"The Ant Bully" is now available through HBO On Demand and HBO Go until December 18.
A boy, a wizard and a war--that's the basic formula for many children's adventure stories. In "The Ant Bully," as the name suggests, this story takes place in the insect world, but the bully is the boy named Lucas (voiced by Zach Tyler Eisen). This modest morality tale doesn't go for big laughs but does deal with situations that young kids will inevitably face.
Based on John Nickle's 1999 book by the same name, this 2006 feature was the first animated film produced by Legendary Pictures. "The Ant Bully" followed two better known 1998 ant-themed films: DreamWorks' "Antz" and Disney's "A Bug's Life." All three movies have messages, but are aimed at different audiences.
"The Ant Bully," rated PG for mild violence, is definitely targeted at young children--preteen kids who might feel powerless, so far outside of the adult world. In the movie, 10-year-old Lucas has no friends and is the target of the neighborhood bully. He turns his frustrations on the anthill in his front yard, causing the ants to scurry about when he floods the anthill.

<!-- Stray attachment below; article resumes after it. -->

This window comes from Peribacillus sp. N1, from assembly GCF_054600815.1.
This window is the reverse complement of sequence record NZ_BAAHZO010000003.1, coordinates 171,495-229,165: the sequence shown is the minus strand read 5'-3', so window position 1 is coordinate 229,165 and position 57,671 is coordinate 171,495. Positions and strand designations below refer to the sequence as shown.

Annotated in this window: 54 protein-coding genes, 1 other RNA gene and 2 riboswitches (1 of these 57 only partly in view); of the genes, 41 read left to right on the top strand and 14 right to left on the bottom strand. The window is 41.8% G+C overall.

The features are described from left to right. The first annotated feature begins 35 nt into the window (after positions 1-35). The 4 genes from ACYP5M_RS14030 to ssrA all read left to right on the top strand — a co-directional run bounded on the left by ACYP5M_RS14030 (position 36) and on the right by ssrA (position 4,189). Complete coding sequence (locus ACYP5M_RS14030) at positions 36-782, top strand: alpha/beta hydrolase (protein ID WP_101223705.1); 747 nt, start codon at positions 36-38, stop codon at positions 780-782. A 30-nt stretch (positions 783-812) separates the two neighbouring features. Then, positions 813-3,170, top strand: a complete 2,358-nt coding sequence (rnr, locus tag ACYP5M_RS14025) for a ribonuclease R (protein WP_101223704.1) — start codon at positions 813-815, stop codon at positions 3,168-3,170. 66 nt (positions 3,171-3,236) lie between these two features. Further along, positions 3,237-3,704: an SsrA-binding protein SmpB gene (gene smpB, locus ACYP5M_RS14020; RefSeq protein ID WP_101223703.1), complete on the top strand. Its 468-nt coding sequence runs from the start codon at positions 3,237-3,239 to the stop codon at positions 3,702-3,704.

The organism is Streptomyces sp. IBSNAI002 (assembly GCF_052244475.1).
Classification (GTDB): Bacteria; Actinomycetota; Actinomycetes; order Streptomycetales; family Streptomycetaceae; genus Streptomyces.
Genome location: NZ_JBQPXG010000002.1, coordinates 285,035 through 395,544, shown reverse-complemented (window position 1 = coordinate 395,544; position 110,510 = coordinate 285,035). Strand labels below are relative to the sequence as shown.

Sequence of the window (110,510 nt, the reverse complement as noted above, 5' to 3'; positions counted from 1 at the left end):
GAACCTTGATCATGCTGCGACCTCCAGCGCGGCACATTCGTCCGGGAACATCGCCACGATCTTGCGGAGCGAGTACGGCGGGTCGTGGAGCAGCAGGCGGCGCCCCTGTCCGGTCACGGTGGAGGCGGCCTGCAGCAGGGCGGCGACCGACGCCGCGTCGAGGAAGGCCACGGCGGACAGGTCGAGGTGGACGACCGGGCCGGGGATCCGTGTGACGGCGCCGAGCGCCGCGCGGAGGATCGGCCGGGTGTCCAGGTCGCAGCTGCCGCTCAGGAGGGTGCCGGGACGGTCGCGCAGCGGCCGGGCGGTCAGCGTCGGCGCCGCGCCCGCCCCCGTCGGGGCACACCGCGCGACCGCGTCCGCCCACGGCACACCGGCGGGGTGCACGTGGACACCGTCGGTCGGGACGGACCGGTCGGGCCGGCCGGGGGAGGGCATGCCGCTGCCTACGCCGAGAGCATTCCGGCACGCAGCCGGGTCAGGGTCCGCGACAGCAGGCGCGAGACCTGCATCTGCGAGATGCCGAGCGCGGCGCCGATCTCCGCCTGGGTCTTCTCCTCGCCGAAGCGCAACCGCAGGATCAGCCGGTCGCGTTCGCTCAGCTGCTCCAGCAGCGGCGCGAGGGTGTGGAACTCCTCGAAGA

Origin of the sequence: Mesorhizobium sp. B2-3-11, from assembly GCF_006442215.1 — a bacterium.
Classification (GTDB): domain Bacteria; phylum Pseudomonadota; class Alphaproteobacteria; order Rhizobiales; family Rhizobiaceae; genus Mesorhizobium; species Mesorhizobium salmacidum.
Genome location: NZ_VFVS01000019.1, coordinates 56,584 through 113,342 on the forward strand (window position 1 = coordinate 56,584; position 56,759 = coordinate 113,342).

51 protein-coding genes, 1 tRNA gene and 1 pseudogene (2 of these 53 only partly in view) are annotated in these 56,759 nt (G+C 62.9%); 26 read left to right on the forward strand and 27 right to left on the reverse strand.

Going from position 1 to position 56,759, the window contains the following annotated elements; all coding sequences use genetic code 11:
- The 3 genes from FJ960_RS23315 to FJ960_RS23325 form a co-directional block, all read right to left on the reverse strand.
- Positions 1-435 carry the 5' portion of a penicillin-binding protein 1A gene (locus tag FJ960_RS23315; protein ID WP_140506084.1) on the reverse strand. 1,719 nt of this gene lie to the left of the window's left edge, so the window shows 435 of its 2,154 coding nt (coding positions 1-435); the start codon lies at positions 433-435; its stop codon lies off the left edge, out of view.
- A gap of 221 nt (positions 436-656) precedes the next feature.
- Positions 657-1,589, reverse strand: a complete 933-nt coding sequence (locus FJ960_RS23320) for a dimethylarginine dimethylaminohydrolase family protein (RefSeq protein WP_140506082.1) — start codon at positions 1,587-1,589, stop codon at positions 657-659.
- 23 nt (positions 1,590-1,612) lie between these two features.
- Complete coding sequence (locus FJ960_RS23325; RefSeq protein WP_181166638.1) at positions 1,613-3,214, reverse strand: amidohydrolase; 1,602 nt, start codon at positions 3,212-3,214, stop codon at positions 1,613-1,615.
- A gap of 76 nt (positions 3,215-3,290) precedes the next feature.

"Becoming Chaz" airs Sunday, November 27 6PM ET/PT on OWN before the 8 p.m. premiere of its follow-up, "Being Chaz."
Not too long ago, I was planning to marry a woman who was born a man, so Chaz Bono's story is a bit familiar. It's pretty simple, really, and you've heard it a thousand times by now: A transgender person feels trapped in the "wrong" body. Just for acting upon this lifelong impulse by changing their physical characteristics to better represent their true selves, transpeople are being assaulted and murdered in shameful numbers. The movie "Boys Don't Cry" might have softened a few bigoted hearts around this issue, but the killing continues worldwide.
Chaz, born Chastity Bono to celebrity couple Sonny and Cher, could have lived through his transition from female to male in private, but it's clear in the documentary "Becoming Chaz" that he knew the true cost of invisibility in such a transphobic world. He let the cameras roll during some unflattering, raw moments--the idea being that this story shouldn't idealize his experience any more than it should exploit it for freak show appeal. The aim is to show that Chaz, the man, is as real as you and I, not an illusion to be brought off. It's hard to imagine that the killers out there might be moved by all this candor, but those whose indifference or unawareness helps perpetuate discrimination should at least get a healthy jolt of recognition. "Becoming Chaz" is as much about the kind-faced "Dancing with the Stars" contestant's relationship as it is about his metamorphosis. That was my way into the film: I know a little bit about being "the partner."